Urinary and anal incontinence after vacuum delivery
ABSTRACT To evaluate urinary and fecal incontinence symptoms, and occult anal sphincter defects in women after vacuum and spontaneous vaginal delivery.
In a case-control study, 50 primiparous women delivered by vacuum extraction were compared to 50 women delivered spontaneously. Urinary and anal incontinence symptoms, pelvic floor muscle strength and sphincter defects on endoanal ultrasound were evaluated 6-24 weeks postpartum.
New anal incontinence symptoms after childbirth were found in 30% of the vacuum group compared to 34% of the controls, new urinary incontinence symptoms in 28 and 42%, respectively (not significant). After excluding Grade III perineal tear, sonographic sphincter defects were found in 11 (27.5%) after vacuum delivery compared to 4 (10%) after spontaneous delivery (P<0.05, chi(2)-test).
Anal and urinary incontinence symptoms are frequent after vaginal delivery. Vacuum delivery causes more sonographic sphincter defects but appears to cause no more harm to pelvic floor function than spontaneous vaginal delivery.
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- "Author and year Total number of participants Population characteristics and response rate where stated Risk factor studied Definition of case Time elapsed since exposure Liebling et al. 19 (2004) 314 393 women with term, singleton, cephalic pregnancies who required operative delivery at full dilatation Instrumental delivery; caesarean section at full dilatation Not explicitly defined 1 year Peschers et al. 20 (2003) 100 "
ABSTRACT: To assess if mode of delivery is associated with increased symptoms of anal incontinence following childbirth. Systematic review of all relevant studies in English. Medline, Embase, Cochrane Library, bibliographies of retrieved primary articles and consultation with experts. Data were extracted on study characteristics, quality and results. Exposure to risk factors was compared between women with and without anal incontinence. Categorical data in 2 x 2 contingency tables were used to generate odds ratios. Eighteen studies met the inclusion criteria with 12,237 participants. Women having any type of vaginal delivery compared with a caesarean section have an increased risk of developing symptoms of solid, liquid or flatus anal incontinence. The risk varies with the mode of delivery ranging from a doubled risk with a forceps delivery (OR 2.01, 95% CI 1.47-2.74, P < 0.0001) to a third increased risk for a spontaneous vaginal delivery (OR 1.32, 95% CI 1.04-1.68, P = 0.02). Instrumental deliveries also resulted in more symptoms of anal incontinence when compared with spontaneous vaginal delivery (OR 1.47, 95% CI 1.22-1.78). This was statistically significant for forceps deliveries alone (OR 1.5, 95% CI 1.19-1.89, P = 0.0006) but not for ventouse deliveries (OR 1.31, 95% CI 0.97-1.77, P = 0.08). When symptoms of solid and liquid anal incontinence alone were assessed, these trends persisted but were no longer statistically significant. Symptoms of anal incontinence in the first year postpartum are associated with mode of delivery.BJOG An International Journal of Obstetrics & Gynaecology 03/2008; 115(4):421-34. DOI:10.1111/j.1471-0528.2007.01553.x · 3.86 Impact Factor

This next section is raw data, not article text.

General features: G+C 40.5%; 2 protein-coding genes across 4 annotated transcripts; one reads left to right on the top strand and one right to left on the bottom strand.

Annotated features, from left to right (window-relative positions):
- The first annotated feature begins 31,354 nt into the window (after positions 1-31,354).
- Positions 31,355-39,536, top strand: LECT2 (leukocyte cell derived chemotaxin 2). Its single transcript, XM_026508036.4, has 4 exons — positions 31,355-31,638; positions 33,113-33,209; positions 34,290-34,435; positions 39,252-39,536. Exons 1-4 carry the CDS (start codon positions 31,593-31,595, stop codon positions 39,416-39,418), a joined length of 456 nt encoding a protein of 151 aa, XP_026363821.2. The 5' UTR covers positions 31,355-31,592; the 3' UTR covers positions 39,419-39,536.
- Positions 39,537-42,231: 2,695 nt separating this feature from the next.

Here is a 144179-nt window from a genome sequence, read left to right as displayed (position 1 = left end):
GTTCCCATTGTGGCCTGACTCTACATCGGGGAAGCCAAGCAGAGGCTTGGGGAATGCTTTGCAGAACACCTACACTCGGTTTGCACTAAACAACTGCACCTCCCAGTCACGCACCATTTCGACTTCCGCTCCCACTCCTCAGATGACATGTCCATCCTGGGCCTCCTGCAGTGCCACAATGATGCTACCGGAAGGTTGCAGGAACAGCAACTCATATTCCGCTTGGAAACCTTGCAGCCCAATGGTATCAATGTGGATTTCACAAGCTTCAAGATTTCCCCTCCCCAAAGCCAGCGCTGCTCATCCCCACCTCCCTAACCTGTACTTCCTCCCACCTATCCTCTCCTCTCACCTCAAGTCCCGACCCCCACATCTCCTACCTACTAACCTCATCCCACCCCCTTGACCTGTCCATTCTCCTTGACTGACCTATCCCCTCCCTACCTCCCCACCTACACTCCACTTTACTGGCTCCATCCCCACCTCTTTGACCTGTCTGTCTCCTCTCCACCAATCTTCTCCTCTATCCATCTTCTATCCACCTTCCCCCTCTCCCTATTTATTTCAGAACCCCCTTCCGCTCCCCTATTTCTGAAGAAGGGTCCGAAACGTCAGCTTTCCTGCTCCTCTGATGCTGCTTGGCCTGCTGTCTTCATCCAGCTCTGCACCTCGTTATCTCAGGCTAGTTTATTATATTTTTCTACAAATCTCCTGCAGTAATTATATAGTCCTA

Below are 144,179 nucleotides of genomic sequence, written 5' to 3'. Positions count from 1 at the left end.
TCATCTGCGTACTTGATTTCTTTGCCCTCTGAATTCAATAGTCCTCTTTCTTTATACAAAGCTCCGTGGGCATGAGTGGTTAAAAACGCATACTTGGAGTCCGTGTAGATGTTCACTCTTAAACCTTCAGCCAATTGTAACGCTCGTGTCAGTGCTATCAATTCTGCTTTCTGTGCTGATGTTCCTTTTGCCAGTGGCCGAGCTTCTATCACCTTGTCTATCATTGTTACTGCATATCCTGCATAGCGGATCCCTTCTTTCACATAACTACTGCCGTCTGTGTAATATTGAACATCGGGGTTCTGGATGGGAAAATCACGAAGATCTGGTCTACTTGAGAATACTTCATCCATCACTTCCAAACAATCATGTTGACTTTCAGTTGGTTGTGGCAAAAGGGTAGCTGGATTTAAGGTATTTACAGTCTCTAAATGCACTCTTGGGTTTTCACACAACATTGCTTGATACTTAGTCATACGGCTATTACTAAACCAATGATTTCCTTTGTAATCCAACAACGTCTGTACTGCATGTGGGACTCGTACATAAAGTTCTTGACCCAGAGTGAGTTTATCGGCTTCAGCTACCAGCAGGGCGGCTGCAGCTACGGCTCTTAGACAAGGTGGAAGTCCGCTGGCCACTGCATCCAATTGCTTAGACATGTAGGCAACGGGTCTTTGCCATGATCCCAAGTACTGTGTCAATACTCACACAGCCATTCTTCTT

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ABSTRACT: Combined urinary and faecal (liquid or solid) incontinence (double incontinence) is the most severe and debilitating manifestation of pelvic floor dysfunction. The community prevalence is 9-19% (urinary) and 5-10% (faecal), increasing with age. Pathophysiological factors include childbirth-associated external anal sphincter injury and pudendal nerve damage, pelvic floor descent, menopause, collagen disorders and multiple sclerosis-like conditions. The presence of crossed reflexes between the bladder, urethra, anorectum and pelvic floor in animal studies may explain the comorbidity of urinary and faecal urgency. Surgical treatment is based on aetiology and combined optimum techniques such as colposuspension or suburethral sling with overlapping sphincteroplasty. Other methods for improving sphincteric control include sacral nerve neuromodulation, bulking agents and artificial sphincters.International Urogynecology Journal 08/2005; 16(4):321-8. DOI:10.1007/s00192-004-1283-0 · 2.16 Impact Factor
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ABSTRACT: Le comportement du sphincter anal pendant la grossesse ne diffère pas de son état non gravide La grossesse induit chez un grand nombre de femmes une constipation que ľon peut qualifier de «physiologique» par augmentation de la réabsorption de ľeau au niveau du côlon. Elle n’en modifie pas pour autant le comportement de ľappareil sphinctérien anal.